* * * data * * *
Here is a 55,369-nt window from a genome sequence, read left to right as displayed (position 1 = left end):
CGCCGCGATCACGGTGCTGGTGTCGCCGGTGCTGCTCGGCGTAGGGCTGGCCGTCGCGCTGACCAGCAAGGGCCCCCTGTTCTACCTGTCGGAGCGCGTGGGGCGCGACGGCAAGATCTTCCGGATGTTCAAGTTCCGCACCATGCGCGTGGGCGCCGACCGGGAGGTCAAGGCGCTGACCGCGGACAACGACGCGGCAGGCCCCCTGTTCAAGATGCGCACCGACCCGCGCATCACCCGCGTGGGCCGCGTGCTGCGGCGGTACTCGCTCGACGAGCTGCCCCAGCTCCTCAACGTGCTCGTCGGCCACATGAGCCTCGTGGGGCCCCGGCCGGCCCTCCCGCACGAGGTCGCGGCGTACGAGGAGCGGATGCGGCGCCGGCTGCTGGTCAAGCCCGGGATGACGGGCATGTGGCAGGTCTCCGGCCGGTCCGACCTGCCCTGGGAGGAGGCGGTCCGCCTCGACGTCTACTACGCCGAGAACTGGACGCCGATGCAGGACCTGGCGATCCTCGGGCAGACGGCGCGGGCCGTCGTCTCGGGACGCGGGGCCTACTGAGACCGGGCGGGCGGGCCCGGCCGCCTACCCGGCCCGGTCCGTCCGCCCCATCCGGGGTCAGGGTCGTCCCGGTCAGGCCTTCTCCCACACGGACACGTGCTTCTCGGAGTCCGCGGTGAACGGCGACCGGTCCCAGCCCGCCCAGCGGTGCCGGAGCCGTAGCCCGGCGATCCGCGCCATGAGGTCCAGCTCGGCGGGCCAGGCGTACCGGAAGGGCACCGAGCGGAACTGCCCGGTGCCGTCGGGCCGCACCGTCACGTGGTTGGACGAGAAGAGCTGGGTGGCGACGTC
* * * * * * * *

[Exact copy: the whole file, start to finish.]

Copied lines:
Here is a 55,369-nt window from a genome sequence, read left to right as displayed (position 1 = left end):
CGCCGCGATCACGGTGCTGGTGTCGCCGGTGCTGCTCGGCGTAGGGCTGGCCGTCGCGCTGACCAGCAAGGGCCCCCTGTTCTACCTGTCGGAGCGCGTGGGGCGCGACGGCAAGATCTTCCGGATGTTCAAGTTCCGCACCATGCGCGTGGGCGCCGACCGGGAGGTCAAGGCGCTGACCGCGGACAACGACGCGGCAGGCCCCCTGTTCAAGATGCGCACCGACCCGCGCATCACCCGCGTGGGCCGCGTGCTGCGGCGGTACTCGCTCGACGAGCTGCCCCAGCTCCTCAACGTGCTCGTCGGCCACATGAGCCTCGTGGGGCCCCGGCCGGCCCTCCCGCACGAGGTCGCGGCGTACGAGGAGCGGATGCGGCGCCGGCTGCTGGTCAAGCCCGGGATGACGGGCATGTGGCAGGTCTCCGGCCGGTCCGACCTGCCCTGGGAGGAGGCGGTCCGCCTCGACGTCTACTACGCCGAGAACTGGACGCCGATGCAGGACCTGGCGATCCTCGGGCAGACGGCGCGGGCCGTCGTCTCGGGACGCGGGGCCTACTGAGACCGGGCGGGCGGGCCCGGCCGCCTACCCGGCCCGGTCCGTCCGCCCCATCCGGGGTCAGGGTCGTCCCGGTCAGGCCTTCTCCCACACGGACACGTGCTTCTCGGAGTCCGCGGTGAACGGCGACCGGTCCCAGCCCGCCCAGCGGTGCCGGAGCCGTAGCCCGGCGATCCGCGCCATGAGGTCCAGCTCGGCGGGCCAGGCGTACCGGAAGGGCACCGAGCGGAACTGCCCGGTGCCGTCGGGCCGCACCGTCACGTGGTTGGACGAGAAGAGCTGGGTGGCGACGTC